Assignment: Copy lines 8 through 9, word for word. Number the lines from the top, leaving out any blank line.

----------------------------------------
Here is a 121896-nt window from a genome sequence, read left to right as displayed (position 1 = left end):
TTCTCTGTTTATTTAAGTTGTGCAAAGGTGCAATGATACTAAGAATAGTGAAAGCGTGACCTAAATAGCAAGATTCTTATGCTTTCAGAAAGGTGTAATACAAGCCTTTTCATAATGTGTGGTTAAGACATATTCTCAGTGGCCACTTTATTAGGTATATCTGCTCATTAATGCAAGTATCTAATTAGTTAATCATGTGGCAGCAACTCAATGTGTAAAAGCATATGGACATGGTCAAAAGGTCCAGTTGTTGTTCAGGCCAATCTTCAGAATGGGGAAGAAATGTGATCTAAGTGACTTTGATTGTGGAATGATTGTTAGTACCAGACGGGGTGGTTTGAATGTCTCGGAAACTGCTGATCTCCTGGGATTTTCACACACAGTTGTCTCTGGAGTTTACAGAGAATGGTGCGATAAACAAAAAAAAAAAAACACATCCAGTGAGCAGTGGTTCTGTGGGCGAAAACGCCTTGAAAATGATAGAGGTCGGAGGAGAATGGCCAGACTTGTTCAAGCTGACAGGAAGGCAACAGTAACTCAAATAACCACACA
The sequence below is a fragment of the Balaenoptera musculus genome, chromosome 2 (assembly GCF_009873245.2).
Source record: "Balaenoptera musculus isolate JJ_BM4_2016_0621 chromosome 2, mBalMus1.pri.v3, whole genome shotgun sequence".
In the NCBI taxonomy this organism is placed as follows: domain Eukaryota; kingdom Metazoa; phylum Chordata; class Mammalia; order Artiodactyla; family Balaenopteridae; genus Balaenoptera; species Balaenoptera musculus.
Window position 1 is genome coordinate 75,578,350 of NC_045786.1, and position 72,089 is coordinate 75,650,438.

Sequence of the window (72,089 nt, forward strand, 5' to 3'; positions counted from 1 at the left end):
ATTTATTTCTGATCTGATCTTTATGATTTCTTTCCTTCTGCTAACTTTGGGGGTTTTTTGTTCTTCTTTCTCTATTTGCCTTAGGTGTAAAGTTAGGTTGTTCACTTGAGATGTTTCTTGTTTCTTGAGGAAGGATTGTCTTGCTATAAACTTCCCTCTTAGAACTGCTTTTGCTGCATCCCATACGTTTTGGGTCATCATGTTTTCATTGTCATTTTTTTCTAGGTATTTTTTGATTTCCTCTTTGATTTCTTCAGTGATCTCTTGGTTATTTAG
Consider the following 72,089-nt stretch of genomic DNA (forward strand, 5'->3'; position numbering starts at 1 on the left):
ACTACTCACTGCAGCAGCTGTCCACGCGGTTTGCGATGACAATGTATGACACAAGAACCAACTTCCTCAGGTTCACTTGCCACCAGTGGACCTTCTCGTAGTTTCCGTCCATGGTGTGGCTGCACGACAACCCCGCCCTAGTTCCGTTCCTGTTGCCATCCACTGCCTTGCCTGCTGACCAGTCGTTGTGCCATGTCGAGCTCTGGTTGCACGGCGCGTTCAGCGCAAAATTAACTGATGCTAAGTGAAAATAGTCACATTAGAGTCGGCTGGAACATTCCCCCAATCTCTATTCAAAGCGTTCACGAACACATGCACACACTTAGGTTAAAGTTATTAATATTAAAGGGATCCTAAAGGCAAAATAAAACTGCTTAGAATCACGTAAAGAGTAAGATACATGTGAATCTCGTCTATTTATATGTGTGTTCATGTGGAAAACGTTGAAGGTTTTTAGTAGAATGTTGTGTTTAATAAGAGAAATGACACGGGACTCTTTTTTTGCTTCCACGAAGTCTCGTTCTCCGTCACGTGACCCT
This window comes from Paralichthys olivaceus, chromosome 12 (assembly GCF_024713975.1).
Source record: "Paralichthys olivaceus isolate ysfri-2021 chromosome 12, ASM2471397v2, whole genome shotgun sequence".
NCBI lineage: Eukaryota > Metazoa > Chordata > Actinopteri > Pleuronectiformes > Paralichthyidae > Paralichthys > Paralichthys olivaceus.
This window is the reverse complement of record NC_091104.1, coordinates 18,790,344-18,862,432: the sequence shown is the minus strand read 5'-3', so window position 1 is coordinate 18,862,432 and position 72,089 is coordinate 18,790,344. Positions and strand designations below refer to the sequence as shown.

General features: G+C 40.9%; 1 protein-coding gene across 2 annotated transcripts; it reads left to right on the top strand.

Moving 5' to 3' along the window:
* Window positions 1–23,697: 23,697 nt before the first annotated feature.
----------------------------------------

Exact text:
ATTTATTTCTGATCTGATCTTTATGATTTCTTTCCTTCTGCTAACTTTGGGGGTTTTTTGTTCTTCTTTCTCTATTTGCCTTAGGTGTAAAGTTAGGTTGTTCACTTGAGATGTTTCTTGTTTCTTGAGGAAGGATTGTCTTGCTATAAACTTCCCTCTTAGAACTGCTTTTGCTGCATCCCATACGTTTTGGGTCATCATGTTTTCATTGTCATTTTTTTCTAGGTATTTTTTGATTTCCTCTTTGATTTCTTCAGTGATCTCTTGGTTATTTAG
Consider the following 72,089-nt stretch of genomic DNA (forward strand, 5'->3'; position numbering starts at 1 on the left):